Stating that there is no concrete evidence that political and public-issue ads would harm the niche programming of public TV and radio stations, an appeals court ruled the law banning such ads unconstitutional. A three-judge panel in California voted 2-1 that the First Amendment trumped the government's concerns.
The lawsuit in question was brought by Minority Television Project, a California nonprofit that operates San Francisco Bay-area public-TV station KMTP. The station was fined by the Federal Communications Commission for violating the ban on public stations' airing of paid ads from corporations.
The station sued the FCC, claiming the ban on ads violated its right to free speech. Public TV and radio stations have been barred from airing ads for or against political candidates, ads expressing view on topics of public interest, or ads for products placed by for-profit companies.
In his majority opinion, Circuit Judge Carlos T. Bea wrote that one of the key issues was the law's content-based selectivity. "The fact that Congress chose not to ban all advertisements, but left a gap for certain nonprofit advertisements, is fatal to its case," the court said. "That is the kind of picking-and-choosing among different types of speech that Congress may not do, absent evidence to show that Congress' favoritism is necessary to serve its substantial interest."
That said, the court upheld the ban on product ads from for-profit entities. It's reasoning? The massive budgets of for-profit entities -- and their hunger for equally massive audiences -- could nudge programmers away from niche educational programming and toward lowest-common denominator fare seen on broadcast and cable networks.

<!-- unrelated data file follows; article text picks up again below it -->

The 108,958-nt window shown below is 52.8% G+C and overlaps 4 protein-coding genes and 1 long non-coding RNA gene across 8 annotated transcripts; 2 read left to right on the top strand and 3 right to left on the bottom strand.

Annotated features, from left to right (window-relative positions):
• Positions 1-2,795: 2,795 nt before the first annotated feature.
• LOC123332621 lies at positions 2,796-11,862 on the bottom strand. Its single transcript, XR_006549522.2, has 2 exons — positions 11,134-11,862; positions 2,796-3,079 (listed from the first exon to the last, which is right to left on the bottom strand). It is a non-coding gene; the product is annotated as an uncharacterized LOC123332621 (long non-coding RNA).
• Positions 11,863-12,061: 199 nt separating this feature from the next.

While there is evidence that for-profit advertising would have an adverse effect on such programming, the court wrote, "neither logic nor evidence supports the notion that public-issue and political advertisers are likely to encourage public broadcast stations to dilute the kind of noncommercial programming whose maintenance is the substantial interest that would support the advertising bans."
But this doesn't necessarily mean a gusher of political advertising will tarnish public programming.
The court declared that "Congress is free to 'try again.' If there truly is evidence that broadcast of public-issue and political advertisements would cause substantial harm -- that their broadcast would change program content as directly and substantially as would for-profits' advertising -- Congress could compile a record to show as much, and perhaps pass a law restricting such speech. That record would contain evidence, not mere conjecture and anecdote. It is evidence of harm to a substantial governmental interest -- not mere conjecture -- which the First Amendment requires."
A call to the FCC's media office seeking comment about the ruling wasn't immediately returned. There was no answer at KMTP's office in Palo Alto, Calif.
--With Bloomberg News